The test of a first-rate intelligence is the ability to hold two opposed ideas in mind at the same time and still retain the ability to function. — F. Scott Fitzgerald

    Stack ranking, meet regression to the mean.

    Yes, p accomplishes 1-p (for some p, always) but it's not necessarily the same people in the p pie slice year over year. The Pareto does not state that 20% of the people with account for 80% of the output and will continue to do so, because as we all know 100% of what drives performance is whether you have it, or you don't, end of story.

    Sapolsky on Heights And Lengths And Areas Of Rectangles []:

    The problem with "a" gene-environment interaction is that there is no gene that does something. It only has a particular effect in a particular environment, and to say that a gene has a consistent effect in every environment is really only to say that it has a consistent effect in all the environments in which it has been studied to date. This has become ever more clear in studies of the genetics of behavior, as there has been increasing appreciation of environmental regulation of epigenetics, transcription factors, splicing factors, and so on. And this is most dramatically pertinent to humans, given the extraordinary range of environments—both natural and culturally constructed—in which we live.

    What does stack-ranking achieve as a long-term evolutionary pressure? It helps the company accumulate the people who are best at concealing their dips, no matter how the chill winds blow.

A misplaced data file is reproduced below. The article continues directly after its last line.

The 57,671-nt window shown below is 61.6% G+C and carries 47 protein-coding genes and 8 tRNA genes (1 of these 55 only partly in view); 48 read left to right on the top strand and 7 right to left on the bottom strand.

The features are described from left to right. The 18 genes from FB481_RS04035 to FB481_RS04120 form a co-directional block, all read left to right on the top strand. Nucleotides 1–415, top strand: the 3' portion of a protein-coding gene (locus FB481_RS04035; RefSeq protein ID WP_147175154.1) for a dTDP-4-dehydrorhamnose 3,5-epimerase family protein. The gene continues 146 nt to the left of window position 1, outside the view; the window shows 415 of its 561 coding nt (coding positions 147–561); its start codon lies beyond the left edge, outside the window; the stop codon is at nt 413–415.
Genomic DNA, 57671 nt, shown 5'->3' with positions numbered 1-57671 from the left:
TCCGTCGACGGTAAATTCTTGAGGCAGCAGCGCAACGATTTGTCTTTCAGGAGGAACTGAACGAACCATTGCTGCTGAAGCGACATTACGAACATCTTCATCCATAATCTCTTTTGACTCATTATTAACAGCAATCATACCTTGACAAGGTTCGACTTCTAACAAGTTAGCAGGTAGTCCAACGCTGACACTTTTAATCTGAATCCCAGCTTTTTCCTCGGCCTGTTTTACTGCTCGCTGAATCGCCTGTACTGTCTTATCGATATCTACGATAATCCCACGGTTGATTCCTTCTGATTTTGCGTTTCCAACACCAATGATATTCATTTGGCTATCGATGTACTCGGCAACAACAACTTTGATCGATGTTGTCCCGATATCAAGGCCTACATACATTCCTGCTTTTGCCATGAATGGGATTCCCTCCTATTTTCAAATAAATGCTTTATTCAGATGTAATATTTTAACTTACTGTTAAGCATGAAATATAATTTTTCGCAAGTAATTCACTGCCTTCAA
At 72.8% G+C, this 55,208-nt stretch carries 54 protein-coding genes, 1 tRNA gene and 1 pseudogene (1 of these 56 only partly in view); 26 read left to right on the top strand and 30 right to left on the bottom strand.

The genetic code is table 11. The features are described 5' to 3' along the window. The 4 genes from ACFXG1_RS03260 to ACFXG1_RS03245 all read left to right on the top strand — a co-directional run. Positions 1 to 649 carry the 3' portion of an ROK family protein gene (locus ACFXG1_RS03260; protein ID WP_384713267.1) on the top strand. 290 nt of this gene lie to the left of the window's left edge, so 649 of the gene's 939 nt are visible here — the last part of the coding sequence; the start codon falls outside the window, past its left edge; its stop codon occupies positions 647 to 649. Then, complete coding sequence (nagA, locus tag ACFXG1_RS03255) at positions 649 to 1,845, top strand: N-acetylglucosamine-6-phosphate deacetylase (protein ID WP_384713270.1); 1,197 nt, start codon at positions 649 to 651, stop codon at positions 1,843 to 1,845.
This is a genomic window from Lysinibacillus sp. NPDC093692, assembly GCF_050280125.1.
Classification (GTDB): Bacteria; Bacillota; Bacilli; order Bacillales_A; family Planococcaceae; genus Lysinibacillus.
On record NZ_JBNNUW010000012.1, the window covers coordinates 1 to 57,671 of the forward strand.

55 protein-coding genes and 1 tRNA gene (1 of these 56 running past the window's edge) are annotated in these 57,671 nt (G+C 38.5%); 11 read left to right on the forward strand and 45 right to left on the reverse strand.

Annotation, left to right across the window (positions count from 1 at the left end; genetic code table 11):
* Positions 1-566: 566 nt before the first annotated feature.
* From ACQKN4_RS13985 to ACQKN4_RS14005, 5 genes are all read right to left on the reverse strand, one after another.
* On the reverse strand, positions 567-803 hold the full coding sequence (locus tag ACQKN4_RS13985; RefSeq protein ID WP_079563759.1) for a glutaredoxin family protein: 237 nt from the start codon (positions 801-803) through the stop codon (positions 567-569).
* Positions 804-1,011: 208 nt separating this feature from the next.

Just what you want cultivate, a whole cadre of engineers specializing in meteorology.

    There was a different passage about genetics I was trying to find. A population will only retain multiple genetic phenotypes if each of those phenotypes is advantageous in some circumstance or environment. Any phenotype that dominates across the board, in nearly every circumstance, soon extinguishes the competition.

    That we have so many phenotypes indicates that human circumstance is extremely fluid.

  • Can you imagine what the Beta site dev team's reviews will be like?

    "Well, everyone hated it so much they threatened to leave the site. A few went off and set up alternatives, some organized a boycot, others just bitched about it in every single story. The entire project seems to be a complete disaster and everyone wants to keep the old site. On the plus side you managed to get a personal best 27 buzzwords per paragraph into the requirements spec, so well done and here's your bonus."

  • by swb ( 14022 ) on Friday February 07, 2014 @03:45PM (#46189003)


    I hate the annual kabuki theater of the performance review, with it's empty and meaningless self-assessments and the usual empty criticism ladled on top to make sure the review is 'balanced' (and mostly to be just intimidating enough to dampen any expectation of a salary increase).

    The once a year part is annoying as well, since anything good you've done that wasn't last week has been pushed off the stack. It'd be much better to have more often candid discussions, whether they were regular or based around projects or project milestones where some good could come of them.

Executive ability is deciding quickly and getting somebody else to do the work. -- John G. Pollard